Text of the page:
The United States and Japan are strong allies firmly committed to peace and security in the Indo-Pacific region, Defense Secretary James N. Mattis said June 30 in Tokyo.
In a media availability after talks with Japanese Defense Minister Itsunori Onodera, Mattis said he and his Japanese counterpart discussed the opportunities to increase the alliance’s capability, deepen cooperation and enhance regional security.
“We’re in the midst of very unprecedented negotiations right now with North Korea,” Mattis said. “But in this dynamic time, the long-standing alliance between Japan and the United States stands firm.”
He described the U.S.-Japan alliance as a “cornerstone of Indo-Pacific stability,” saying the U.S. commitment to the alliance “remains ironclad with a long-term ally.”
Mattis noted the trip was his seventh visit as secretary of defense to the Indo-Pacific region. It was his fifth meeting in recent times with Onodera, he said.
“These visits represent just how strongly we prioritize this relationship between our two militaries,” he said. “I think it’s fitting for trusted allies as America continues to look west and to strengthen long-standing alliances as specified in President [Donald J.] Trump’s Indo-Pacific Strategy.”
Remaining Vigilant on North Korea
Mattis thanked Japan for its commitment to peace and security on the Korean Peninsula, and he underscored the role of the diplomats in the process.
“Our objective remains the complete, irreversible and verifiable dismantling of North Korea’s nuclear and ballistic missile programs,” Mattis said. “Especially now, we remain vigilant, and I thank Japan for its ceaseless efforts to promote stability and security.”
The diplomats, Mattis said, are “firmly in the lead,” in alignment with the agreement signed this month by Trump and North Korean leader Kim Jong Un.
“As our diplomats work to bring this agreement to fruition, the U.S. military, in close coordination with our allies and partners, continues its clear-eyed approach, supporting international sanctions and multiple unanimous U.N. Security Council resolutions,” Mattis said.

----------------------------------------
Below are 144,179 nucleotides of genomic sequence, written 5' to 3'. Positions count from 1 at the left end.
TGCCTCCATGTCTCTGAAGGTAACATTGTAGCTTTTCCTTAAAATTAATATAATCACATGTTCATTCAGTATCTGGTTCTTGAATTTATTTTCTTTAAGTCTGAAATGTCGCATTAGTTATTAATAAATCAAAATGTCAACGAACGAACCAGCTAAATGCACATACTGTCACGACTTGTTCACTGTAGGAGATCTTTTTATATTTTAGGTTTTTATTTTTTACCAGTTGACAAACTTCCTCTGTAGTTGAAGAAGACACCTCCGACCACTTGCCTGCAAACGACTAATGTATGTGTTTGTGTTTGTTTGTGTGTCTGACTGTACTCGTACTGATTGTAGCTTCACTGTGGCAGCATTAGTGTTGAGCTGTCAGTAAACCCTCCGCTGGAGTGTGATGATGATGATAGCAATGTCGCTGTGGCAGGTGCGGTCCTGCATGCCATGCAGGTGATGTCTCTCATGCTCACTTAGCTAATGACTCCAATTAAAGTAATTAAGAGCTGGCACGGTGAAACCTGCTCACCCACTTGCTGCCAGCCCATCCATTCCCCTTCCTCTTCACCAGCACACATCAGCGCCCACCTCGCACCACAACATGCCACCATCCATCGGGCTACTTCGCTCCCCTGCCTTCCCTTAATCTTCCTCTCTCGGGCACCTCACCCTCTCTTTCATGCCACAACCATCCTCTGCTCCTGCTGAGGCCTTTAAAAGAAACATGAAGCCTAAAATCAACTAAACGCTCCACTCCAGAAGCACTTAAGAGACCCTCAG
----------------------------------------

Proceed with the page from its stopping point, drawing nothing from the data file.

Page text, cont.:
The secretary said a pause in U.S.-South Korean joint military exercises is meant to “create space for our diplomats to negotiate strongly, and increasing the prospects for a peaceful solution on the peninsula.” The United States maintains a strong, collaborative defense stance, he said, “to ensure our diplomats continue to negotiate from a position of unquestioned strength.”
Further, Mattis said the United States recognizes the importance of the Japanese abductee issue. He noted Trump raised the issue at the U.S.-North Korean summit in Singapore. He described it as a “humanitarian issue always present in our deliberations,” referencing the unresolved issue in which North Korean agents abducted Japanese citizens in the 1970s and 1980s.
Gratitude for Rescue of U.S. Pilot
Mattis thanked Japan for its rescue of a U.S. Air Force pilot who crashed in the waters south of Okinawa on June 11.
“Thank you for saving the life of our pilot who went down at sea,” Mattis said. “He’s back home with his family, recovering from his injuries.”
The pilot of the Air Force F-15C Eagle assigned to the 18th Wing’s 44th Fighter Squadron successfully ejected and was recovered by Japan Air Self-Defense Force‘s Naha Rescue Squadron, according to U.S. Forces Japan. The pilot was in serious condition, a statement said.
Japan was Mattis’ last stop before returning to the United States. He also visited Alaska, China and South Korea during the tour.